Being Alive

Edited by Neil Astley

Readers might remember the predecessor to Being Alive. It had a young sorrowing face on the front cover that, as sales support, became almost emblematic of poetry as an emotional and healing force. The anthology was called Staying Alive: real poems for unreal times. Its message was loud and clear: poetry can help people to better their lives by sharing the weight of life's often cruel (and sometimes beautiful) experiences. More importantly perhaps, Staying Alive proved that poetry can reach book-buyers who wouldn't usually buy poetry. Post 9/11 and the general public quickly swallowed it up and Staying Alive seemed to have arrived at the right time. It soon sold by the shelf-load, was praised by poetry and non-poetry buyers, while largely sniped at by academics for being too one-eyed in its approach, and for the inclusion of certain poems that just don't honour poetry's presumed ability to affect the heart or conscience. All this was two years ago, and a companion anthology has arrived.

The second instalment (a third is due out in 2006) looks good from the cover alone. American photographer Nan Golding is on the front, looking pensively out of a train window (after escaping the clutches of her abusive partner). Though she might be the last to admit it, Golding's work has become increasingly mainstream over the years, so it almost fits to notice beneath her a thumbs-up appreciation of both anthologies from actress Meryl Streep. Further endorsements come from the likes of Van Morrison and Beth Orton giving this anthology (before you even consider the 500-plus poems) an impression of a long-lost friendship rekindled between poetry and the wider world of popular art.

Of course what is more important than all this is the poems themselves. Like Staying Alive they are divided into sections. Examples include 'Men and Women', 'Family' and 'Mad World' (the latter reminding me of that gnawing Christmas cover by Gary Jude). However, the poems within each section fit well enough, which is testament to Neil Astley's editorial ability to pluck the very best poems from a huge number of poets in the world, and even to select suitable poems from otherwise mediocre poets. The first section ('Exploring the World') doesn't really get going until Muldoon's 'Symposium', a series of witty clichés inverted into juxtaposition. Three of the preceding poems are about poetry and what it means to write which became slightly tiring after the first one. Writing poems about writing poems should be a last resort for poets and not really a proper curtain-raiser for an anthology that hopes to 'touch the heart, stir the mind and fire the spirit'. Nevertheless, once you soon get beyond what actually feels like a series of curtain-raisers and into the cyclical metaphorics of poems like 'Not the Furniture Game' by Simon Armitage (with its crisp backward glance towards Ted Hughes' 'Lovesong') and the beautiful sense of dislocation in Michael Longley's 'Echoes', then it feels like the main course has arrived. What you get instead from thereon, and I suppose this is typical of most varied anthologies, is a giant table-feast of poetry, with the occasional dish that you'd prefer to spit out, and others which taste quite incredible. The second section, suitably named 'Taste and See', serves more of the latter, and is one of the best segments of the whole book. Examples of the incredible include Sylvia Plath's 'Blackberrying', one of her best poems not to be over-anthologised. Additionally, the raw ebullience of poems by Michael Donaghy ('The Present') and Czeslaw Miloszs' 'Gift', strike an added poignancy because of the sadness of the recent death of both these brilliant authors. Donaghy's poem, in particular, stands tall in here. It was one of his best.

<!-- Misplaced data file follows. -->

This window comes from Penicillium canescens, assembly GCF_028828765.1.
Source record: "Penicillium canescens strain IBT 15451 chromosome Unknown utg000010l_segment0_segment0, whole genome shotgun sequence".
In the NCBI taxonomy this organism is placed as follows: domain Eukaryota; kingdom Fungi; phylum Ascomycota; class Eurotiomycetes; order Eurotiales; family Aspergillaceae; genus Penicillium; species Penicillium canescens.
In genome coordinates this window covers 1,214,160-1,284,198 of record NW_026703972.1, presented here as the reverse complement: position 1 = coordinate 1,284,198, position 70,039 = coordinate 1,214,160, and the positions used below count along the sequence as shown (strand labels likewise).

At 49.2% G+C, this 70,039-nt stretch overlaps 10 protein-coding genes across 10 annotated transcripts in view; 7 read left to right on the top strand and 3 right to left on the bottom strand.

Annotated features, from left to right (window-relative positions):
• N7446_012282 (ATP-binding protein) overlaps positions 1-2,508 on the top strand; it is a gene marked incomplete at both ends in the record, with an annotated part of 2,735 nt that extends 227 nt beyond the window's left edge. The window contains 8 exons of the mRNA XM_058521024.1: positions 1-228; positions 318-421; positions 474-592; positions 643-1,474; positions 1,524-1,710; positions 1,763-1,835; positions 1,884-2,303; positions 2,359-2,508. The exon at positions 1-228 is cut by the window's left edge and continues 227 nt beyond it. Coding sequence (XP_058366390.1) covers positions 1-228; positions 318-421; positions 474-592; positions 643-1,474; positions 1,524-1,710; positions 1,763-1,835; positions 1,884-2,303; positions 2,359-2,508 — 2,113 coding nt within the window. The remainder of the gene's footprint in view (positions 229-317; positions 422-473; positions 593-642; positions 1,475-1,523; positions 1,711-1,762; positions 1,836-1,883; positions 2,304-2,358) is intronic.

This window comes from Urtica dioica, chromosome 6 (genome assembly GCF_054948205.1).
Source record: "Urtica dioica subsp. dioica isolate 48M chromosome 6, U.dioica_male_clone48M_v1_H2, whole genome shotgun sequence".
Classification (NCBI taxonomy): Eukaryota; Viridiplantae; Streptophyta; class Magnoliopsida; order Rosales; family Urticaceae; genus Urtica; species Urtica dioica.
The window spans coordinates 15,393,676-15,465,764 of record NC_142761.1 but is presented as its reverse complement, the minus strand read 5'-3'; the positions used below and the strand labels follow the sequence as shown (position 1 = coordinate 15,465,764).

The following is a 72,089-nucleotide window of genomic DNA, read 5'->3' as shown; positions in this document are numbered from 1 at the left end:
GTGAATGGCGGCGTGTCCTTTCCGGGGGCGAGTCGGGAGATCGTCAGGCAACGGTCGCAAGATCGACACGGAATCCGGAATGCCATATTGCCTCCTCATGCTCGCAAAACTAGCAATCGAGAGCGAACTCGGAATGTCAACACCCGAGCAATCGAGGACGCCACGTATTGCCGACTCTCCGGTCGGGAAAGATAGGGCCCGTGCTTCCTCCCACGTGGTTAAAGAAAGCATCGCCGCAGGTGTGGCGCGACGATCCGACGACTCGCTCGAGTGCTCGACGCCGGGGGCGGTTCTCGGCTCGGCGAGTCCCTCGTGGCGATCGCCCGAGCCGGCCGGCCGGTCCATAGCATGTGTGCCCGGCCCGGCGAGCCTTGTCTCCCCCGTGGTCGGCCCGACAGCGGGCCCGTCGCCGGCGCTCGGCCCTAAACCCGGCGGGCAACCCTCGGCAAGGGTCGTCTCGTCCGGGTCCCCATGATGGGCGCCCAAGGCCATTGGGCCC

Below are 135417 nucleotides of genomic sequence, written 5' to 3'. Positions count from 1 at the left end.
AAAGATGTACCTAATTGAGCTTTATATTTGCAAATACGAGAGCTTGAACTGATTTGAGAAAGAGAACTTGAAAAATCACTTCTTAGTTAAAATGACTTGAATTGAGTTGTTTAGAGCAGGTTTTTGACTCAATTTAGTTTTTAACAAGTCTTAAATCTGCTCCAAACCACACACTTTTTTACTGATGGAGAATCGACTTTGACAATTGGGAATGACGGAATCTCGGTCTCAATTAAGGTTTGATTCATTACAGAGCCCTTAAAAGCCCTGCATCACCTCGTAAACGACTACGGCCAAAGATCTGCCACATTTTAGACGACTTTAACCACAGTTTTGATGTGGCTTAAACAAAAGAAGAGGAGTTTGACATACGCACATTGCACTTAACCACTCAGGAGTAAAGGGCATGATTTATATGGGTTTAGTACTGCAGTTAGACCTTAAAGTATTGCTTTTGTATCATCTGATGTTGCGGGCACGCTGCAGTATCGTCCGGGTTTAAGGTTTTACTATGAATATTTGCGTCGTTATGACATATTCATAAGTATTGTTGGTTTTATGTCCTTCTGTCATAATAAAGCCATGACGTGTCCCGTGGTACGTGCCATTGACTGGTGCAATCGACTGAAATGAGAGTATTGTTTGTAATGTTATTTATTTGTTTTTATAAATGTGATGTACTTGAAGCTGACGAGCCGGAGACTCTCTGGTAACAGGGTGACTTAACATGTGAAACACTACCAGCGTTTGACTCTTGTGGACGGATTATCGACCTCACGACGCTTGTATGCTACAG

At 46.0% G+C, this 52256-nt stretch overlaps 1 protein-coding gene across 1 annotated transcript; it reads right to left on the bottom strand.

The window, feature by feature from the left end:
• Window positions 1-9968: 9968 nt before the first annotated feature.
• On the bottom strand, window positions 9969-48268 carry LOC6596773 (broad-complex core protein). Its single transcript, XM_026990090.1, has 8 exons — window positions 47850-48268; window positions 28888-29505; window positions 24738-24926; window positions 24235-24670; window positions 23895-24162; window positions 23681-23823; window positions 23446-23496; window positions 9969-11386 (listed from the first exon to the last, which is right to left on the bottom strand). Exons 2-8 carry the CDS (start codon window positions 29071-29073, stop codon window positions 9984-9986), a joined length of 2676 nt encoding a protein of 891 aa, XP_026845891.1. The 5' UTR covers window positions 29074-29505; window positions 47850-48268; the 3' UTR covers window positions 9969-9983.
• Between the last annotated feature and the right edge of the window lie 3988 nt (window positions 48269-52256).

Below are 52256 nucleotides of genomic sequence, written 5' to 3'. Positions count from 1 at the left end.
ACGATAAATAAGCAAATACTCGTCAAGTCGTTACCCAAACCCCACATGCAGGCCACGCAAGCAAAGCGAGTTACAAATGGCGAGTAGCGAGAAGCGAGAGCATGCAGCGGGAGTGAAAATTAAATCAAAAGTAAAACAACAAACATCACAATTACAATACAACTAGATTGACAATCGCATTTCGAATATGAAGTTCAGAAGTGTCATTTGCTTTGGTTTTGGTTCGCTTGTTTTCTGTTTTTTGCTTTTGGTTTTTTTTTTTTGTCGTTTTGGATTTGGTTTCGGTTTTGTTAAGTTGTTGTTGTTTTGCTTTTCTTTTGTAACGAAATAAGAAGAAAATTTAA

Threaded with diversity, Astley's selection casts a huge net over the poetry world. The inclusion of some of the most important living poets is evident from translations of Palestine's Mahmood Darwish (strangely the best selling contemporary poet in France!) and Iraq's leading poet (now residing in the U.K.) Saadi Youssef. Serbia's Ristovic and Indian-born Vijay Seshadri also make the boat, and with Darwish and Youssef they offer some of the most vital poems in the anthology. Along with a strong American contingent which thankfully includes August Kleinzahler, Mark Doty, Theodore Roethke and Hart Crane, among others, and some of the best Irish poets (from Seamus Heaney to Sinead Morrissey) Being Alive has an international, almost all-embracing feel to it. This invitational feel is accentuated by the varied list of anthologies in the carefully constructed further reading in the appendices. All this adds kudos to Neil Astley's taste as a lifelong reader of poetry.